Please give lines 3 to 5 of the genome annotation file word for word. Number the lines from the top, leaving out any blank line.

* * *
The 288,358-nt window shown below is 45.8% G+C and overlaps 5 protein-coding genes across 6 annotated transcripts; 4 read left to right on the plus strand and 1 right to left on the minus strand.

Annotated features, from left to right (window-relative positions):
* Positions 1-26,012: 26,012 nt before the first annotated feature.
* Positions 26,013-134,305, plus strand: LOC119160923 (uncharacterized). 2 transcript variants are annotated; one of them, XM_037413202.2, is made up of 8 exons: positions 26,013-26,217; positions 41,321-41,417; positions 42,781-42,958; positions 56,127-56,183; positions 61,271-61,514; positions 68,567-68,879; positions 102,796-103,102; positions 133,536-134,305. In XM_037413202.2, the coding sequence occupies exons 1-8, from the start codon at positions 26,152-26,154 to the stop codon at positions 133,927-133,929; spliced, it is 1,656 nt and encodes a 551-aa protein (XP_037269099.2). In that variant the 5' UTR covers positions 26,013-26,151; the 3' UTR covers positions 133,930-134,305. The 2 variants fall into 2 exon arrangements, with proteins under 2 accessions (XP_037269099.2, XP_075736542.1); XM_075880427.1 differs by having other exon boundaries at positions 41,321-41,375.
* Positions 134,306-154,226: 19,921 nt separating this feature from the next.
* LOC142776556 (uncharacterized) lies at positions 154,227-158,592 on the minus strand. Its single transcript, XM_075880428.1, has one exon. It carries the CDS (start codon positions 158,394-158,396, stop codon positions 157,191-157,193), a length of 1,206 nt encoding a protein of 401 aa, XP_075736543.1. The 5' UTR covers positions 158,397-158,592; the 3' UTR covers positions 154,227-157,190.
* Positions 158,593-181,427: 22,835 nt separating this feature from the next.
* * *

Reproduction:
* Positions 1-26,012: 26,012 nt before the first annotated feature.
* Positions 26,013-134,305, plus strand: LOC119160923 (uncharacterized). 2 transcript variants are annotated; one of them, XM_037413202.2, is made up of 8 exons: positions 26,013-26,217; positions 41,321-41,417; positions 42,781-42,958; positions 56,127-56,183; positions 61,271-61,514; positions 68,567-68,879; positions 102,796-103,102; positions 133,536-134,305. In XM_037413202.2, the coding sequence occupies exons 1-8, from the start codon at positions 26,152-26,154 to the stop codon at positions 133,927-133,929; spliced, it is 1,656 nt and encodes a 551-aa protein (XP_037269099.2). In that variant the 5' UTR covers positions 26,013-26,151; the 3' UTR covers positions 133,930-134,305. The 2 variants fall into 2 exon arrangements, with proteins under 2 accessions (XP_037269099.2, XP_075736542.1); XM_075880427.1 differs by having other exon boundaries at positions 41,321-41,375.
* Positions 134,306-154,226: 19,921 nt separating this feature from the next.